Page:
Trump shames GOP candidates who lost after distancing themselves from him
President Donald Trump on Wednesday trashed losing Republican candidates who distanced themselves from him during the midterm elections.
“Mia Love gave me no love, but then she lost,” Trump said at a White House news conference of the Utah Republican who failed in her House re-election bid on Tuesday. “Too bad.”
Those who didn’t want the president around “did very poorly,” Trump said.
Retiring Rep. Ryan Costello, R-Pa., fired back at Trump on behalf of his colleagues.
It wasn’t just fellow Republicans who drew Trump’s ire Wednesday, as he engaged in a series of testy exchanges with reporters from various news outlets, including NBC, at a free-wheeling press conference that ran for nearly an hour and a half.
Trump repeatedly blamed the media for sowing division in the nation, pitting reporters against other Americans, said he couldn’t understand the accents of foreign reporters and accused National Public Radio’s Yamiche Alcindor of asking “such a racist question” when she wondered whether white nationalists might be emboldened by his self-identification as a “nationalist.”
The news conference wasn’t entirely dominated by media clashes. When he was asked whether Vice President Mike Pence would be his running mate for the 2020 presidential campaign, Trump turned to Pence, who was in the audience, and asked if he would join the ticket. Pence quickly agreed.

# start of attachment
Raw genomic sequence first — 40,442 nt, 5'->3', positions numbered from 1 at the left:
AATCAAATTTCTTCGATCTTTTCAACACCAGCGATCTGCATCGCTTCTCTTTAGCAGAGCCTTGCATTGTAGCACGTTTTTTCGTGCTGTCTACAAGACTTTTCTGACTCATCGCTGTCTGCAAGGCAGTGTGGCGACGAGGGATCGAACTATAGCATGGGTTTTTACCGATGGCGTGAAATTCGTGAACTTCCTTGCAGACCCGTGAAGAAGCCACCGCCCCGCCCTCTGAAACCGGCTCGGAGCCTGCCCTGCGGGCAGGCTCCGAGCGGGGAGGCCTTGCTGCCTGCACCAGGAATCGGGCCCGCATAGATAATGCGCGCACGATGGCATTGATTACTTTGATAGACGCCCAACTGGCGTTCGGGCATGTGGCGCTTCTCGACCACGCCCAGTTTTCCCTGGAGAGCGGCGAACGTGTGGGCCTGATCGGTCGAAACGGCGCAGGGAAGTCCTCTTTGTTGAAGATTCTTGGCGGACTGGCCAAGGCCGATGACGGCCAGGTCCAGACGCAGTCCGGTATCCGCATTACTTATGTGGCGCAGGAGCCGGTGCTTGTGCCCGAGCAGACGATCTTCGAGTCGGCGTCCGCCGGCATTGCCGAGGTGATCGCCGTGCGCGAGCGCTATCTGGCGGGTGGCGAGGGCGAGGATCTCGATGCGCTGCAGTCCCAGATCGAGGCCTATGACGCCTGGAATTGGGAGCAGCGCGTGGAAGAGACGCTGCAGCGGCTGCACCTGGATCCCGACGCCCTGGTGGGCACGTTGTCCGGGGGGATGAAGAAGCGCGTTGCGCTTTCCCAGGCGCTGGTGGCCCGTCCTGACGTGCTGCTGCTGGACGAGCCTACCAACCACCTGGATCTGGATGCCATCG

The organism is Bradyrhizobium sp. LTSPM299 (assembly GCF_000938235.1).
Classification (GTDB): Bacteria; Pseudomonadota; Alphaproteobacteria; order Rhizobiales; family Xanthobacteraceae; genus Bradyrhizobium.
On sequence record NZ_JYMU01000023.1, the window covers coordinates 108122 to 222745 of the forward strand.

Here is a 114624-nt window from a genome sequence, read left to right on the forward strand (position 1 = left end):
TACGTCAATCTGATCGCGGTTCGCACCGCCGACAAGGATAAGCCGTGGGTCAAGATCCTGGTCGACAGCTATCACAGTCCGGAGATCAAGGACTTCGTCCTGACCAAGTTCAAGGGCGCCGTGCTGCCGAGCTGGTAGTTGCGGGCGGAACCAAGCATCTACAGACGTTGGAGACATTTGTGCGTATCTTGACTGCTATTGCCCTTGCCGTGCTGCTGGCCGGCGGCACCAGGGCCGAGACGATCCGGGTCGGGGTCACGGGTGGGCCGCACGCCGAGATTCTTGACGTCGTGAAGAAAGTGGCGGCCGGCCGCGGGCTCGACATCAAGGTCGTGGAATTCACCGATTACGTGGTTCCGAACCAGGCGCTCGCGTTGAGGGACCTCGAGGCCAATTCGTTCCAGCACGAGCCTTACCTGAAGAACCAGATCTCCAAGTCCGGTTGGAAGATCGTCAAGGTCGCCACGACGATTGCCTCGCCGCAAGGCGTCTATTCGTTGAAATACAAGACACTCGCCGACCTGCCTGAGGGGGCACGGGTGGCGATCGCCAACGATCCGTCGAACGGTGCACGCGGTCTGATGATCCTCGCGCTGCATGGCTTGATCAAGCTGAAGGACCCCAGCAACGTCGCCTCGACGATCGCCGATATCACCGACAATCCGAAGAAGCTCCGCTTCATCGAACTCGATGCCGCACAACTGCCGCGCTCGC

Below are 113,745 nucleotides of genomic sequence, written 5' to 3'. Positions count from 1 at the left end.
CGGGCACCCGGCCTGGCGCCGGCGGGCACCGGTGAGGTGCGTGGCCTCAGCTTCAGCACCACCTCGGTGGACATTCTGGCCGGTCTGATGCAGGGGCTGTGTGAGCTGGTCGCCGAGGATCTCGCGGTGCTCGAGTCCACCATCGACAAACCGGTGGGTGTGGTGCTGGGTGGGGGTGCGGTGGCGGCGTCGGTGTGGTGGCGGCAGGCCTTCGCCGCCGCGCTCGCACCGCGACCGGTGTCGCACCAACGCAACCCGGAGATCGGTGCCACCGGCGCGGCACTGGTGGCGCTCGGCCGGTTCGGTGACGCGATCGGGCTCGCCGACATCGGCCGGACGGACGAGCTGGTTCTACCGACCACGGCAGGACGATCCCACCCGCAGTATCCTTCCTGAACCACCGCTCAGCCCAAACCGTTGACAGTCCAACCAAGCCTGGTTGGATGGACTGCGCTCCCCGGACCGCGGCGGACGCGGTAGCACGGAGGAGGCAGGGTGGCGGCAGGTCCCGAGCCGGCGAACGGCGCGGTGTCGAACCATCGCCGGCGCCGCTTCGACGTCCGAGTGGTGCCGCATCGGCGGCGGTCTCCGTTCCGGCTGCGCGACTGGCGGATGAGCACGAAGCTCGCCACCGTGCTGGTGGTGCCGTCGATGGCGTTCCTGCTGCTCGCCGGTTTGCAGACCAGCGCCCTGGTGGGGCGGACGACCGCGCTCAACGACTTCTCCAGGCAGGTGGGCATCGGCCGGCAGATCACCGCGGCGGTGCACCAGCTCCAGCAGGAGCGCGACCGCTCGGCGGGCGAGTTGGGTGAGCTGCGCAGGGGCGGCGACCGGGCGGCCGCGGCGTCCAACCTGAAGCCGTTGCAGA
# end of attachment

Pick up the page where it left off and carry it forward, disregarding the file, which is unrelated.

The main lesson he learned from the midterms, he said, was “I think people like me.”
Though Republicans lost control of the House Tuesday night, Trump portrayed the midterms as a “tremendous” success because the GOP picked up several Senate seats — against the headwinds of historical precedent.
He said Republicans in the House “dramatically over-performed” expectations. And he even framed the loss of the chamber as a victory for him.
But he also warned that if Democrats try to investigate him, Senate Republicans will do the same to them, producing a stalemate. And he said that he would not work with them on policy if they investigate his administration.
“If they do that then all it is is just a war-like posture,” he said.